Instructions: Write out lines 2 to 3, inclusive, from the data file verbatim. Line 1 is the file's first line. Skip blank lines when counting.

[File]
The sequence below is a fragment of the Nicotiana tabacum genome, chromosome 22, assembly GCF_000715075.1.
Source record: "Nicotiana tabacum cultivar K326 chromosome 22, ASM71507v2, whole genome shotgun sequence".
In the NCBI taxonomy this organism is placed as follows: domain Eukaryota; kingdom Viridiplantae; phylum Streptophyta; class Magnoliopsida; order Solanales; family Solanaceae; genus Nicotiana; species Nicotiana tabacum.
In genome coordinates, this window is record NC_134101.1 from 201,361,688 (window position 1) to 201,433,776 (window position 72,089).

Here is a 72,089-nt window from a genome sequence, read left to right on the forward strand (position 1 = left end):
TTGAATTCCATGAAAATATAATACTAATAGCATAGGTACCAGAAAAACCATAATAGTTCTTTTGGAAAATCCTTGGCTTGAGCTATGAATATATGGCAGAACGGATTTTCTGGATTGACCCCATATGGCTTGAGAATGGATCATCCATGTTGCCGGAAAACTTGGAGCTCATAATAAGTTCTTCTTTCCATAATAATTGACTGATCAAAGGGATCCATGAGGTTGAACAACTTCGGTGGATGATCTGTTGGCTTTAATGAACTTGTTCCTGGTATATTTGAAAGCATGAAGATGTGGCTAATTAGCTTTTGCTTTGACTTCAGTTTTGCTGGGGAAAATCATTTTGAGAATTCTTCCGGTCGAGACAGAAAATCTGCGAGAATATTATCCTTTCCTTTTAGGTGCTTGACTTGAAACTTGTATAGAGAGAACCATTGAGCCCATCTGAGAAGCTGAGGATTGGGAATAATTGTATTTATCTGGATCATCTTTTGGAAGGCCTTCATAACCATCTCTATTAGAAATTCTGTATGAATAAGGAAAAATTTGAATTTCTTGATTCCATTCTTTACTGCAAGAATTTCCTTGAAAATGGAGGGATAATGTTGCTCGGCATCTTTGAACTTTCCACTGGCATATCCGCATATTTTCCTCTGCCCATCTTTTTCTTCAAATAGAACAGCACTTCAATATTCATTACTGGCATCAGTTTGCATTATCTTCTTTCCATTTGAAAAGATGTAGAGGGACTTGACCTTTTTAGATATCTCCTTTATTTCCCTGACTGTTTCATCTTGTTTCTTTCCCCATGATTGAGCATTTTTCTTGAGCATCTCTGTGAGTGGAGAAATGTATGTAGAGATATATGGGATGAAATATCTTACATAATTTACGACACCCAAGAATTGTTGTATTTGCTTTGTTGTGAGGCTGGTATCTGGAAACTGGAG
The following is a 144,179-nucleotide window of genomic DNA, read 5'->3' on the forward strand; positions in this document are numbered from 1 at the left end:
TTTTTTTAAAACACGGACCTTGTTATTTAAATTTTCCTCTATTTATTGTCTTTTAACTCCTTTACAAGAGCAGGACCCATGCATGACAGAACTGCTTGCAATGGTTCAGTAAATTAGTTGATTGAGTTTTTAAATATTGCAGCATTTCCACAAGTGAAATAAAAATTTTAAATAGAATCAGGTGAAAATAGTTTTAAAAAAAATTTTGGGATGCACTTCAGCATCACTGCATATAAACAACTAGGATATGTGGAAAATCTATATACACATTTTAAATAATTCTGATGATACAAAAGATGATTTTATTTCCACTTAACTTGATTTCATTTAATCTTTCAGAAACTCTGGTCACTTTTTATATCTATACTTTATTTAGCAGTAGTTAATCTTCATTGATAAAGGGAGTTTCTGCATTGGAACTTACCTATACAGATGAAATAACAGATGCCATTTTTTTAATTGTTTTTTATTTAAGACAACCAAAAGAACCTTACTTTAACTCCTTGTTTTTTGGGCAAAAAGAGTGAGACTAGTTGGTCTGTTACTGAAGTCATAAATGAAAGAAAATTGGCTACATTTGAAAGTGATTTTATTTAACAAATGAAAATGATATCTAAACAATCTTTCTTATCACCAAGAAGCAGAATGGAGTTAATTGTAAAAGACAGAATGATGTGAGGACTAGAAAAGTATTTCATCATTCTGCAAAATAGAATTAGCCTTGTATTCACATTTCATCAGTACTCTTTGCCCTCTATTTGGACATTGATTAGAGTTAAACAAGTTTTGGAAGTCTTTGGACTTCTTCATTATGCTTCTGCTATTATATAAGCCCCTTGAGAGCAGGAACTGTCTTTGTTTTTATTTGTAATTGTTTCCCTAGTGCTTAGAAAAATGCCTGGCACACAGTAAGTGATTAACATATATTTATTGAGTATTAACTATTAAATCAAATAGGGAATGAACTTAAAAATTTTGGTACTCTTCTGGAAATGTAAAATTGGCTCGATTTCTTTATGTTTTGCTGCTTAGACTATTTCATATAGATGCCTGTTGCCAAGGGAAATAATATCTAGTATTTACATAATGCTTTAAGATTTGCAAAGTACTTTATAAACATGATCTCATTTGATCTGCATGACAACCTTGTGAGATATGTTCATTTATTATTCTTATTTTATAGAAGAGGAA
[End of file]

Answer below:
Source record: "Nicotiana tabacum cultivar K326 chromosome 22, ASM71507v2, whole genome shotgun sequence".
In the NCBI taxonomy this organism is placed as follows: domain Eukaryota; kingdom Viridiplantae; phylum Streptophyta; class Magnoliopsida; order Solanales; family Solanaceae; genus Nicotiana; species Nicotiana tabacum.